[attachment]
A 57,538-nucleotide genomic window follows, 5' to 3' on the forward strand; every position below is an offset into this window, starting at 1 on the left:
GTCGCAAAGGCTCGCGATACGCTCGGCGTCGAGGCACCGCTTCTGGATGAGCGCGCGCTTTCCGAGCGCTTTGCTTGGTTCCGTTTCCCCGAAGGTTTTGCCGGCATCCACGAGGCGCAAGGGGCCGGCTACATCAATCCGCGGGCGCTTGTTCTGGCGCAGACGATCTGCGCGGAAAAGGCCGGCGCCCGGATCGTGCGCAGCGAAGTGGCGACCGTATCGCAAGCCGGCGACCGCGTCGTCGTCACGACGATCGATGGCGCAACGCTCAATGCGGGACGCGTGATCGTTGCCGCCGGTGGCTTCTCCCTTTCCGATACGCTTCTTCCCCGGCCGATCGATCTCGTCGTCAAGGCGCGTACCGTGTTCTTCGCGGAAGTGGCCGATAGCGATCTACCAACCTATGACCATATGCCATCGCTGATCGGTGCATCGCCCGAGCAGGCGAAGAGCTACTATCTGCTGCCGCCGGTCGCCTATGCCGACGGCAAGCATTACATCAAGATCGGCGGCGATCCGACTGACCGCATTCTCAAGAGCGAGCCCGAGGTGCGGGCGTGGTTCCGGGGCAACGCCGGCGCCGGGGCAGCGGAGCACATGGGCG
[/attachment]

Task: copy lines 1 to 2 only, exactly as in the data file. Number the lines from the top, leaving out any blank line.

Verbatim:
A 57,538-nucleotide genomic window follows, 5' to 3' on the forward strand; every position below is an offset into this window, starting at 1 on the left:
GTCGCAAAGGCTCGCGATACGCTCGGCGTCGAGGCACCGCTTCTGGATGAGCGCGCGCTTTCCGAGCGCTTTGCTTGGTTCCGTTTCCCCGAAGGTTTTGCCGGCATCCACGAGGCGCAAGGGGCCGGCTACATCAATCCGCGGGCGCTTGTTCTGGCGCAGACGATCTGCGCGGAAAAGGCCGGCGCCCGGATCGTGCGCAGCGAAGTGGCGACCGTATCGCAAGCCGGCGACCGCGTCGTCGTCACGACGATCGATGGCGCAACGCTCAATGCGGGACGCGTGATCGTTGCCGCCGGTGGCTTCTCCCTTTCCGATACGCTTCTTCCCCGGCCGATCGATCTCGTCGTCAAGGCGCGTACCGTGTTCTTCGCGGAAGTGGCCGATAGCGATCTACCAACCTATGACCATATGCCATCGCTGATCGGTGCATCGCCCGAGCAGGCGAAGAGCTACTATCTGCTGCCGCCGGTCGCCTATGCCGACGGCAAGCATTACATCAAGATCGGCGGCGATCCGACTGACCGCATTCTCAAGAGCGAGCCCGAGGTGCGGGCGTGGTTCCGGGGCAACGCCGGCGCCGGGGCAGCGGAGCACATGGGCG